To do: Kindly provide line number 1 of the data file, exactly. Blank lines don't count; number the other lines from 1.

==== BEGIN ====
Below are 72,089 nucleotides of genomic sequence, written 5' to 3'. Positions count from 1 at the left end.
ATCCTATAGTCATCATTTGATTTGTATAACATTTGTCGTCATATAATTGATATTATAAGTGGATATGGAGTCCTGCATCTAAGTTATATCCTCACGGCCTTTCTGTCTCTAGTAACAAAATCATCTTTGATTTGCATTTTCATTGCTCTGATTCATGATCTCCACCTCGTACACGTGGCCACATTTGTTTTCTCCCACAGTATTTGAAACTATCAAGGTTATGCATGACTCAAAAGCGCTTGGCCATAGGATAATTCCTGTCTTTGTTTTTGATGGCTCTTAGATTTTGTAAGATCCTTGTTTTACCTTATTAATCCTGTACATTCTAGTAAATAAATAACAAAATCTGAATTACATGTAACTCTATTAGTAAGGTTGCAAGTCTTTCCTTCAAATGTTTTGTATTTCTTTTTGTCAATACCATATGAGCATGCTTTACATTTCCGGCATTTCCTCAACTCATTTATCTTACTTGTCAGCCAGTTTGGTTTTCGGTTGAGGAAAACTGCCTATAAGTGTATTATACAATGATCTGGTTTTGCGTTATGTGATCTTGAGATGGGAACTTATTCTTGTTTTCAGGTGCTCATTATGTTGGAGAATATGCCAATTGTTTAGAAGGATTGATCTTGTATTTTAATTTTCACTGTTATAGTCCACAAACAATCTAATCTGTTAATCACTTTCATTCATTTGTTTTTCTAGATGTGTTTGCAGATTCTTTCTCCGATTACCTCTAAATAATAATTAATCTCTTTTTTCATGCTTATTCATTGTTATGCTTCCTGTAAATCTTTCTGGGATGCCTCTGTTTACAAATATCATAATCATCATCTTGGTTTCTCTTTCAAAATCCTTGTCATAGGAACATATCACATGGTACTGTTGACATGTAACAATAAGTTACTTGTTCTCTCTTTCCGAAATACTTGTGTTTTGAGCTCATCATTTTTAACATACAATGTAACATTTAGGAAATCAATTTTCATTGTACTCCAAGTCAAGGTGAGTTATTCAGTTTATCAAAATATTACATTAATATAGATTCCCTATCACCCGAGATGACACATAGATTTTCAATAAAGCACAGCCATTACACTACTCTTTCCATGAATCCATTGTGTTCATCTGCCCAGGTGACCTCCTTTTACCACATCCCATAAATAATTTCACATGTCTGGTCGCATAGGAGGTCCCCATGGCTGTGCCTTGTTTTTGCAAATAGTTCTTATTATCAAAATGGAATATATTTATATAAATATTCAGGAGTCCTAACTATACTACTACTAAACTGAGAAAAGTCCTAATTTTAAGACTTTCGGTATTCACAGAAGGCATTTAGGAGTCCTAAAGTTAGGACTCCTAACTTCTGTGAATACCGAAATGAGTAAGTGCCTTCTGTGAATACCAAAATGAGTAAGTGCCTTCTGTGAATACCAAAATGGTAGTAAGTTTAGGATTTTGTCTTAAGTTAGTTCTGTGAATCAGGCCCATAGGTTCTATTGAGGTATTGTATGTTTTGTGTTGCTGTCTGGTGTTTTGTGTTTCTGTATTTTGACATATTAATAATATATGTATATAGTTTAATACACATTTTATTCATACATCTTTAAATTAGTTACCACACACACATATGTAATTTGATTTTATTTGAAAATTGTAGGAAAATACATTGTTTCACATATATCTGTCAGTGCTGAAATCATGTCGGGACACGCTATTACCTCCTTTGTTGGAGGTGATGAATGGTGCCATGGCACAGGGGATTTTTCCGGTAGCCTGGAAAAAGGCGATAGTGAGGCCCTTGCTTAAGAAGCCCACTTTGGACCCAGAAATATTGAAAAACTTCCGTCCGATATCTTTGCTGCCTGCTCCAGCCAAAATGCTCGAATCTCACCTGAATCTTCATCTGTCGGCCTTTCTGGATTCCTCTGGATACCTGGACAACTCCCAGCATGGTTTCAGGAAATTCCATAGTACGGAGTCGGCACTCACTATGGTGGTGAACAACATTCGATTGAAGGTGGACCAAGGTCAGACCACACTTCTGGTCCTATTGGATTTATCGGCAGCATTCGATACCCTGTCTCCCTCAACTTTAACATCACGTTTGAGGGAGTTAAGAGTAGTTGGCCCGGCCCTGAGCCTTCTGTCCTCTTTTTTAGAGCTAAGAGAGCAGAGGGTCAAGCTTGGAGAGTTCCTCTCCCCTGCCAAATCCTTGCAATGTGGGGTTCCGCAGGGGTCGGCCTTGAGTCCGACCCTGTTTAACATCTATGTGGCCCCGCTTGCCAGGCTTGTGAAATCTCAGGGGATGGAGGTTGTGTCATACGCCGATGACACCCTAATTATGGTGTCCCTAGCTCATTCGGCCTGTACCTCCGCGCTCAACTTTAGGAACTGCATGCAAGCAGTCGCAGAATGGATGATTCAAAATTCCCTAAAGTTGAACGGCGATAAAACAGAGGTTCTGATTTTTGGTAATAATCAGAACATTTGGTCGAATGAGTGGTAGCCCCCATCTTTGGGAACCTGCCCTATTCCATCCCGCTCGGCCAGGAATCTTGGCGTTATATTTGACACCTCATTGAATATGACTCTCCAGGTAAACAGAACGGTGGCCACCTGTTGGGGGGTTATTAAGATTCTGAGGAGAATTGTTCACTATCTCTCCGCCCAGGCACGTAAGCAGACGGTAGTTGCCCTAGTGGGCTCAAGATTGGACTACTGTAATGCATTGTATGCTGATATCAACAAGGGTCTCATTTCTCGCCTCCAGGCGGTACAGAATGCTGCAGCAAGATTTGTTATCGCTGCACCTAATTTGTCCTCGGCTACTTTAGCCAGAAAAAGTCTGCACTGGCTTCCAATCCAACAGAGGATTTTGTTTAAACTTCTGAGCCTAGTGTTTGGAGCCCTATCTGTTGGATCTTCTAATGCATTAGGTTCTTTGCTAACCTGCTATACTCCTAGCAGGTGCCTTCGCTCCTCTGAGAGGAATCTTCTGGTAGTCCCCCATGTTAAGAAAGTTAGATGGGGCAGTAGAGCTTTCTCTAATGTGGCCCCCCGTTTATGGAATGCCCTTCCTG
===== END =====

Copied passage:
Below are 72,089 nucleotides of genomic sequence, written 5' to 3'. Positions count from 1 at the left end.